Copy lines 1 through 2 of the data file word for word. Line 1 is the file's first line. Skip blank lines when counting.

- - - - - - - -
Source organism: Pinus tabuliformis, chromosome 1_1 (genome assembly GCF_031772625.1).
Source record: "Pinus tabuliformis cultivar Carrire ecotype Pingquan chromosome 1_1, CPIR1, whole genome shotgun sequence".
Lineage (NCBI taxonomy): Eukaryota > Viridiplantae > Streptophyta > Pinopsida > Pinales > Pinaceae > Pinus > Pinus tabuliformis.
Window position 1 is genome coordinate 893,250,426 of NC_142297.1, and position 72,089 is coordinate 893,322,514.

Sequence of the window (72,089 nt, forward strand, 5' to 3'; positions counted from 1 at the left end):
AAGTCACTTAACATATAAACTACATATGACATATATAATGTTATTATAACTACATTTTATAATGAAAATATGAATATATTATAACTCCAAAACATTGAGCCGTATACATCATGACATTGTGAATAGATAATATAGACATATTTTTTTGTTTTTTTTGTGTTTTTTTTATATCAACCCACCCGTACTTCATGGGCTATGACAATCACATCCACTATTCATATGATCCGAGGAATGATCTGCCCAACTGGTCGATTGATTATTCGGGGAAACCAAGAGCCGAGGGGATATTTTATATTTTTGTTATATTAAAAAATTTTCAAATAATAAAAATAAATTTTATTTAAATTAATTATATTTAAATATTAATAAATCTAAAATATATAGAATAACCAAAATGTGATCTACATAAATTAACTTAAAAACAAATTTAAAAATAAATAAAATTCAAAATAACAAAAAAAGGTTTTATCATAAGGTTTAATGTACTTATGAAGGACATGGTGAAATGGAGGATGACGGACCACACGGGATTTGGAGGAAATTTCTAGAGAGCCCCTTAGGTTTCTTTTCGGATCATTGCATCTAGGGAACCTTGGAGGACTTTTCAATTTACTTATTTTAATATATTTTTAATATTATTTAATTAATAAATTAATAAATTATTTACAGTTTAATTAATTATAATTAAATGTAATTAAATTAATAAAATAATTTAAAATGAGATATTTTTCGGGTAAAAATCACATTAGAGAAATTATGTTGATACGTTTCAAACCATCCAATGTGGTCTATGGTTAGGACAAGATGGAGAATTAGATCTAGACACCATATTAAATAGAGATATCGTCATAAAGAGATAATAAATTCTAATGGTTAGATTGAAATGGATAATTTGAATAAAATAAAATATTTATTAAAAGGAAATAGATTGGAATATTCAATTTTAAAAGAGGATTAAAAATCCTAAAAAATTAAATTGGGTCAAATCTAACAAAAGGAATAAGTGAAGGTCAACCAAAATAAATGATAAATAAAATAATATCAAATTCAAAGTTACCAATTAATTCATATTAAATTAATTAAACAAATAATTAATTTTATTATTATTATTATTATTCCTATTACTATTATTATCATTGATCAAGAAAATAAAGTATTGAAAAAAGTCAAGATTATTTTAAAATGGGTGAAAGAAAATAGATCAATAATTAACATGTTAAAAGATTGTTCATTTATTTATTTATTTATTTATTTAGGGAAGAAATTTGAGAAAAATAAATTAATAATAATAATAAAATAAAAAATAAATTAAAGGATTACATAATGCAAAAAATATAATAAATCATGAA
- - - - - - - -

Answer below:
Source organism: Pinus tabuliformis, chromosome 1_1 (genome assembly GCF_031772625.1).
Source record: "Pinus tabuliformis cultivar Carrire ecotype Pingquan chromosome 1_1, CPIR1, whole genome shotgun sequence".